TOP 5 DATING PROFILE MISTAKES

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1. Game playing:
When it comes to dating, everyone, on some level fears rejection. Playing likr your so very very busy, playing it cool and not getting too involved may make you feel safe, but you risk coming across as aloof or remote, and may turn the other person off. An intelligent balance between demonstrating interest and maintaining your composure is best. some people play games to get something you want that you wouldn’t likely get if you played it straight. For example, telling someone you love him or her so they will sleep with you, and then not calling them again. This form of manipulation is simply unacceptable (to put it mildly), and does not lead to healthy relationships. You will get further in less time in finding a relationship if you allow yourself to be genuine. It’s OK to put your best foot forward, and also to be a bit cautious, but have the courage to be upfront and show who you are.

2. Talking too much about your ex:
There are different schools of thought on this. The basic rule is that while this information will eventually be shared at least to some extent, it shouldn’t be discussed in detail during the initial phase of a relationship. You want to get to know the person and each have a chance for a fresh start. Carrying old baggage into a new relationship amounts to clutter. If you have baggage, then best to work it out in individual therapy before pursuing a new relationship, at least to a point where it isn’t affecting your reactions and clouding your judgment.

3. Fantasizing about the future:
While men are typically (not always) the masters of game playing, women have this one down pat. When you catch yourself trying on his last name before the third date, it’s time to remind yourself to slow down. In the first 3-6 months of a relationship, you are likely running on oxytocin, which is a chemical found in chocolate. It creates the sense of well-being and euphoria that comes with “falling in love.” This might as well be dubbed the period of temporary insanity, because you are not in command of all your faculties; your brain is hijacked by those lovely chemicals, interfering with your ability to think clearly. Until you have time to really get to know someone, and see him or her in a wide range of situations, it is helpful to not get ahead of yourself; don’t strongly attach to some illusion that you have created about the person. This can lead to pitfalls of setting up unrealistic expectations and subsequent disillusionment, or depression if the relationship doesn’t work out.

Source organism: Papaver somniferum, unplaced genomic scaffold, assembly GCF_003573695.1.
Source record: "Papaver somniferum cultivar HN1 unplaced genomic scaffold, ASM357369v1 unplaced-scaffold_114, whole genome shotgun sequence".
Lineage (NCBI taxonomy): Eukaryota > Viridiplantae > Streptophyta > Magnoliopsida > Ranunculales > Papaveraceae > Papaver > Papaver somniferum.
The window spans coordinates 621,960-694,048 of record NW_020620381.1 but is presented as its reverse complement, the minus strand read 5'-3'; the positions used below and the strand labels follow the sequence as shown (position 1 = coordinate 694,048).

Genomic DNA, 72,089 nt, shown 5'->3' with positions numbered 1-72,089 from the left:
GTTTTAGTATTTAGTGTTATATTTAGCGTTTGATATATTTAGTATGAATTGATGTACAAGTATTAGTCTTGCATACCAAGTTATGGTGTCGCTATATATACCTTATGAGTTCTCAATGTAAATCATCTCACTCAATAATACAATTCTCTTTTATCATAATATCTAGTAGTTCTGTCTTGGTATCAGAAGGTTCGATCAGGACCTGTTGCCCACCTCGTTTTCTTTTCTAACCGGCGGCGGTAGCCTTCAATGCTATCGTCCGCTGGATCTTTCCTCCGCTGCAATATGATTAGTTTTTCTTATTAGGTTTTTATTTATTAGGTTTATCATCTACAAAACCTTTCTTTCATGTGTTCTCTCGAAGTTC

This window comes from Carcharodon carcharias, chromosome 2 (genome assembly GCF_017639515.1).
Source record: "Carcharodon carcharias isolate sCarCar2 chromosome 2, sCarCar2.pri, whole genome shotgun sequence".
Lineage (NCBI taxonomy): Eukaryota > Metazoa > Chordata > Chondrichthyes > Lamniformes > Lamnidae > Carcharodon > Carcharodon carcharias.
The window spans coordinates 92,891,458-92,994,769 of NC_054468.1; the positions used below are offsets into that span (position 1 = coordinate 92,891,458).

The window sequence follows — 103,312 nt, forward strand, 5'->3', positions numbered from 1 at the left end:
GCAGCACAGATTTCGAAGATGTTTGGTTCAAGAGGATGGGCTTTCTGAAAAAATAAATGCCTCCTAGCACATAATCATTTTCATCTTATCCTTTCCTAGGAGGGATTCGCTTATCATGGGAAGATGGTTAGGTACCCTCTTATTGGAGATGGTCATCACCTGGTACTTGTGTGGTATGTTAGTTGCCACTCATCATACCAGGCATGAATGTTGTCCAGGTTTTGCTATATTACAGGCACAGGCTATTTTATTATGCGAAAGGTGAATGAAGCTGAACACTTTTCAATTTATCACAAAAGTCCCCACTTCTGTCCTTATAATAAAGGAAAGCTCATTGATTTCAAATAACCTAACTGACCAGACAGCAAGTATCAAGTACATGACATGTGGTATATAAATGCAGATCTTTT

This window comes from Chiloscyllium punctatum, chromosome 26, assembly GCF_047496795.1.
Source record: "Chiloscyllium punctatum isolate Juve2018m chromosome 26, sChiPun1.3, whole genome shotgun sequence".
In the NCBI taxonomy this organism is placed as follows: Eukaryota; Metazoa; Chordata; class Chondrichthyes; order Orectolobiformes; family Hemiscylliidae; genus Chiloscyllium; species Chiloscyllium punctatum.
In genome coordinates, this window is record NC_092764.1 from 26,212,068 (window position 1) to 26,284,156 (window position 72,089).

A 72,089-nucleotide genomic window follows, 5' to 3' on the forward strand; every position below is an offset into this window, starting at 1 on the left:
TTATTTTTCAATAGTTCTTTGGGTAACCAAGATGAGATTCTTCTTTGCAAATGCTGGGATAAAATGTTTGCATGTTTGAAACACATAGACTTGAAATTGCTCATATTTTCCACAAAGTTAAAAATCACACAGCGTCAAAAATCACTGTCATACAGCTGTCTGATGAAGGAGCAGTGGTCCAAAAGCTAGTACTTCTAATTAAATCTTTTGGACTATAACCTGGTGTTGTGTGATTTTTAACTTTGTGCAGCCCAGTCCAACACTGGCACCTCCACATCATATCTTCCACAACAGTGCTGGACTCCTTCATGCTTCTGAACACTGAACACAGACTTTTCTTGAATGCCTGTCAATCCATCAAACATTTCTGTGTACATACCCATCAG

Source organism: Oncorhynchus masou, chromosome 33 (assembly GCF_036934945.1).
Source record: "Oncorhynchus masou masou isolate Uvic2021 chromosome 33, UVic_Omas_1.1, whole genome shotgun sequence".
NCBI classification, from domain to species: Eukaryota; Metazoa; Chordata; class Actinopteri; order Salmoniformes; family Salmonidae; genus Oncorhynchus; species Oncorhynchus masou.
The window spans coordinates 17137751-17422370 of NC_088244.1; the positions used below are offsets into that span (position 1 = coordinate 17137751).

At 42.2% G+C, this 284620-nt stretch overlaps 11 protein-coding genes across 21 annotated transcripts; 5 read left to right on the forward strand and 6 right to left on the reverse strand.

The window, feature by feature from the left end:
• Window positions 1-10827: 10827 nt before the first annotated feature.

4. Obsessing over details:
This one is common with those who worry. The worry may be a general habit, but now it is turned on the subject of the relationship: worry about what the other person said, worry about what they meant by it, worry about how you reacted, worry about the relationship not working out, worry about what if it does work out, how will your parents react…on and on. Being anxious is a mood killer, and will not make you attractive to a potential mate. But don’t go worrying about that! Try to tap into your self-confidence and trust that if the relationship is meant to work out, it will.

5. Ignoring red flags:
If someone doesn’t show up when you’re supposed to meet, that’s a red flag. If they don’t let you call them at home, yep, red flag. If they kick their dog, bingo, red flag. Of course, there are more subtle warnings that one may be tempted to overlook, especially if one is eager for the relationship to work out. While one shouldn’t jump to conclusions without sufficient evidence on the first problem that arises, an emerging pattern is not something to make excuses for or brush under the rug. Address these problems early, and don’t waste your time.